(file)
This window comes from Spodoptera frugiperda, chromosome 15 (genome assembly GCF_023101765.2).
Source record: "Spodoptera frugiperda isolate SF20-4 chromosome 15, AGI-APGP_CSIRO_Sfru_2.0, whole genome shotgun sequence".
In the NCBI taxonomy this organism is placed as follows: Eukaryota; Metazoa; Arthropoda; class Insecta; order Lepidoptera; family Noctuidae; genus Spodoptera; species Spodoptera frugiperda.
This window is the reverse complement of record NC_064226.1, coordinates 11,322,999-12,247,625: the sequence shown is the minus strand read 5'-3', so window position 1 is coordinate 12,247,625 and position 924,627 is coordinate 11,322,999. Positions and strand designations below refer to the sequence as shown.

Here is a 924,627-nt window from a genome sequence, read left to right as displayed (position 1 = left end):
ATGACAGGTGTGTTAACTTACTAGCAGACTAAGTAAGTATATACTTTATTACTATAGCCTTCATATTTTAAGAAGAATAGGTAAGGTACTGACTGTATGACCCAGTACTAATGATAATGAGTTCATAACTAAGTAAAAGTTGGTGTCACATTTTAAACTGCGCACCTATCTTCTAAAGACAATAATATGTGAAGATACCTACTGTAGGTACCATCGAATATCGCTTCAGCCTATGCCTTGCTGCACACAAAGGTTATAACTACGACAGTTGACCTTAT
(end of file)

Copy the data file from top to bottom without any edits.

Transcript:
This window comes from Spodoptera frugiperda, chromosome 15 (genome assembly GCF_023101765.2).
Source record: "Spodoptera frugiperda isolate SF20-4 chromosome 15, AGI-APGP_CSIRO_Sfru_2.0, whole genome shotgun sequence".
In the NCBI taxonomy this organism is placed as follows: Eukaryota; Metazoa; Arthropoda; class Insecta; order Lepidoptera; family Noctuidae; genus Spodoptera; species Spodoptera frugiperda.
This window is the reverse complement of record NC_064226.1, coordinates 11,322,999-12,247,625: the sequence shown is the minus strand read 5'-3', so window position 1 is coordinate 12,247,625 and position 924,627 is coordinate 11,322,999. Positions and strand designations below refer to the sequence as shown.

Here is a 924,627-nt window from a genome sequence, read left to right as displayed (position 1 = left end):
ATGACAGGTGTGTTAACTTACTAGCAGACTAAGTAAGTATATACTTTATTACTATAGCCTTCATATTTTAAGAAGAATAGGTAAGGTACTGACTGTATGACCCAGTACTAATGATAATGAGTTCATAACTAAGTAAAAGTTGGTGTCACATTTTAAACTGCGCACCTATCTTCTAAAGACAATAATATGTGAAGATACCTACTGTAGGTACCATCGAATATCGCTTCAGCCTATGCCTTGCTGCACACAAAGGTTATAACTACGACAGTTGACCTTAT